FILM spotlights hidden cost of urban growth in Ethiopia..........

Ethiopia, a nation of 105 million and an economic power in East Africa, is grappling with housing crisis and new developments are leaving millions like Asalif out of picture, Scarpelli said.

LONDON : Living in a tool shed on the outskirts of Ethiopia's capital, 10-year old Asalif Tewold straddles a unique space between modernity and tradition.

In his short life, he has lived on a rural farm and in the shadows of a towering condominium complex - learning how to dodge dangerous hyenas and land developers - as he and his dispossessed family try to find a place to call home.

The young boy and his mother are the subject of the film ANBESSA meaning ''lion'' in Amharic, one of Ethiopia's main languages, that tracks their displacement  off  farmland  to make way for a block of flats on the fringes of Addis Ababa.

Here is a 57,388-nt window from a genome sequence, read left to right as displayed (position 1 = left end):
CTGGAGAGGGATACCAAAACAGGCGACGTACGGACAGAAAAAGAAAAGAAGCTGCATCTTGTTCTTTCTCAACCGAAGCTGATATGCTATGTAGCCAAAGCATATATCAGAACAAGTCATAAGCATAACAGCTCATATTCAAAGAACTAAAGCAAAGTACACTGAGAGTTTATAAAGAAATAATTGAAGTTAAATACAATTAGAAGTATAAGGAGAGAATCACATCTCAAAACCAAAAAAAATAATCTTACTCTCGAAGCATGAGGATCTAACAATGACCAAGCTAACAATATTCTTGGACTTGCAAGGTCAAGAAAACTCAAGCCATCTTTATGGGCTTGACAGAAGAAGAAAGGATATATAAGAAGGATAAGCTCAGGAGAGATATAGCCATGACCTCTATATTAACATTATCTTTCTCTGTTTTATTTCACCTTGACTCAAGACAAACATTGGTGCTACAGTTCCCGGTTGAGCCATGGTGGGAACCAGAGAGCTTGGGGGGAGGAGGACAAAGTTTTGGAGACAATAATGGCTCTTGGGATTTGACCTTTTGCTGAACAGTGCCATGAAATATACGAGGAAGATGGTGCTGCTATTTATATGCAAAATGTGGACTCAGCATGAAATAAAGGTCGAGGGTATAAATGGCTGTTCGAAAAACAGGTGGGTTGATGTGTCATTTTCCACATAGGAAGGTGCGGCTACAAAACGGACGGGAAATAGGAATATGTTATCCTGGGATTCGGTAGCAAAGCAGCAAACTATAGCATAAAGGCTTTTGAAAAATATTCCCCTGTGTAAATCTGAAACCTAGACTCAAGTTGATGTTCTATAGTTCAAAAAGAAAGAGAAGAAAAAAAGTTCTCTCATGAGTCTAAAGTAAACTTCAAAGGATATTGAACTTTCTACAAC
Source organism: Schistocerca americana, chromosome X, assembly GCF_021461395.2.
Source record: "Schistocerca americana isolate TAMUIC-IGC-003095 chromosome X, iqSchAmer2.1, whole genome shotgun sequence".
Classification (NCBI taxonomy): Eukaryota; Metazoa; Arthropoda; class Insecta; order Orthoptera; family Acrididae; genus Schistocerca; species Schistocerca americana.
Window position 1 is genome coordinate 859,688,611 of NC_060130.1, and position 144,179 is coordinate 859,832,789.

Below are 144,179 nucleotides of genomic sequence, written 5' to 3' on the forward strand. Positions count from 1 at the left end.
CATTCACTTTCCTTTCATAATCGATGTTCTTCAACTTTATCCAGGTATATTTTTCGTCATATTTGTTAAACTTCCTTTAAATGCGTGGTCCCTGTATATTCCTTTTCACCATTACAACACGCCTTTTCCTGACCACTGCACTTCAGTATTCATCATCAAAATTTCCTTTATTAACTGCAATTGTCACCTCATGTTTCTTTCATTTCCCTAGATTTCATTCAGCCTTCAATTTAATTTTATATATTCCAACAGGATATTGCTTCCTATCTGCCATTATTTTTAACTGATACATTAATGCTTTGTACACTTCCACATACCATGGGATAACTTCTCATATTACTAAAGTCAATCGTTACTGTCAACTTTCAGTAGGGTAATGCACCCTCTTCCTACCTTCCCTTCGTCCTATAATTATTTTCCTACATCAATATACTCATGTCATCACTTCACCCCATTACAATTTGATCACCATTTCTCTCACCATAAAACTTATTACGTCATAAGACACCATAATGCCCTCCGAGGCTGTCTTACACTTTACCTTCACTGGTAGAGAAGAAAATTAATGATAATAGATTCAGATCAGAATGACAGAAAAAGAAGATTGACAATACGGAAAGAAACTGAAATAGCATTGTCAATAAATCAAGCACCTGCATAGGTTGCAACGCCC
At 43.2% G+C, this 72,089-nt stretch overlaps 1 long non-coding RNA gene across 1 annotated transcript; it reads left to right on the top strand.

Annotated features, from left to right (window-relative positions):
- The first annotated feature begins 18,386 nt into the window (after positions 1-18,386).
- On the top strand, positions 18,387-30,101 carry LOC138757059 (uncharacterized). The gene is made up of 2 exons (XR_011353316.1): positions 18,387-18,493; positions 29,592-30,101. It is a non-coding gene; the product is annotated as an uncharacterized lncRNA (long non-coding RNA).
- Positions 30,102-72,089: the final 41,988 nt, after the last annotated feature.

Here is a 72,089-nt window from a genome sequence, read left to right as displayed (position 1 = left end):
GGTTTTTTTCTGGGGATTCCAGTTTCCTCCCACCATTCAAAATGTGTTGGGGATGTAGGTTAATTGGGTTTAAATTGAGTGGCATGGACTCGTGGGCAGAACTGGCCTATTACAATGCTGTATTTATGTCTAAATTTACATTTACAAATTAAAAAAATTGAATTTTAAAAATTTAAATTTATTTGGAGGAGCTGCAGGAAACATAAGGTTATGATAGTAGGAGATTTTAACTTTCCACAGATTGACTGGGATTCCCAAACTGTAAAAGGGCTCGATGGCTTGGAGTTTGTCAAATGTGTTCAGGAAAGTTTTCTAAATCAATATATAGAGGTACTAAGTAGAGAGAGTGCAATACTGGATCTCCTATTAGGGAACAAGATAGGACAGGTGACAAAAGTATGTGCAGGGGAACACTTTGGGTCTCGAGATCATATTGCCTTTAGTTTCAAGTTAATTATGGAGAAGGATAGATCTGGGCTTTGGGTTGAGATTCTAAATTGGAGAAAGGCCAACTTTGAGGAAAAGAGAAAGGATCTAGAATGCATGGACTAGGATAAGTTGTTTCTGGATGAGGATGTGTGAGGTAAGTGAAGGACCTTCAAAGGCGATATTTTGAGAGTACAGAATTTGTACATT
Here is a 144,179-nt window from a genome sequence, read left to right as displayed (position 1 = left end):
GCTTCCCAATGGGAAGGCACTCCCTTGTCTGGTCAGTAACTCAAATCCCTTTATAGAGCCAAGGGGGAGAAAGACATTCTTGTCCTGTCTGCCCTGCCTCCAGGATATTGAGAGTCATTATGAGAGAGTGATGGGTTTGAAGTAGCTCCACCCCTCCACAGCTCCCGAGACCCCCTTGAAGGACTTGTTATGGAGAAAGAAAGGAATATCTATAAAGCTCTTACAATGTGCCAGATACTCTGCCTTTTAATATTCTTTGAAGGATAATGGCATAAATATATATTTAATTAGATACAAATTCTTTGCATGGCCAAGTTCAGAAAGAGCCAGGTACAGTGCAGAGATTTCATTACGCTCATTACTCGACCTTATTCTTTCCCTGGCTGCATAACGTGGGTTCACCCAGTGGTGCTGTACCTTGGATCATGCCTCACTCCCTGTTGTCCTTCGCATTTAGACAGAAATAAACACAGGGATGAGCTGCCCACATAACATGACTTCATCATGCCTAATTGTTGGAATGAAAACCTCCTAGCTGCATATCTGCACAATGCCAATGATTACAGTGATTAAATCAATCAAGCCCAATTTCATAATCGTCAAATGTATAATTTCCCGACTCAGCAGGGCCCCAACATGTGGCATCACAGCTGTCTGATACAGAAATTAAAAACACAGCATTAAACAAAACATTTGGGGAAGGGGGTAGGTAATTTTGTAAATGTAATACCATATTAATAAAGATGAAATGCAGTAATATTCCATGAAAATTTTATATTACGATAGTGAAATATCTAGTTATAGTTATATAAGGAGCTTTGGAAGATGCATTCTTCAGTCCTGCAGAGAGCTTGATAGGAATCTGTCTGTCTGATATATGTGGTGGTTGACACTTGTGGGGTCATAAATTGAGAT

The playful protagonist, Asalif, takes centre stage in the documentary by US film-maker  Mo Scarpelli  as he lives and plays in the looming shadow of the buildings.

''Asalif  is the perfect person - he lives literally on the rift of the old and new,'' Scarpelli said.  Anbessa follows over two years as seeks to ward off roaming hyenas both literally in the forest and in the form of lurking land developers.

As he carves out a space to call home, he and millions of others globally are learning that ''progress'' is not for them, said Scarpelli, as the film anayses universal themes of gentrification and urbanisation.

About  40%  of Africa's one billion people live in towns and cities and the urban population is expected to double over the next 25 years, the World Bank predicts.

''I do feel like there's  this kind of sweeping narrative about the future and about a better way of life that for sure has been exported from Europe and North America to the rest of the world,'' said Scarpelli.

''That this is the way we should live - bigger is better.

''But the film is concerned with what gets lost along the way, from storytelling to family structures, steam-rolled by modernity, she said. [Thomson Reuters Foundation].


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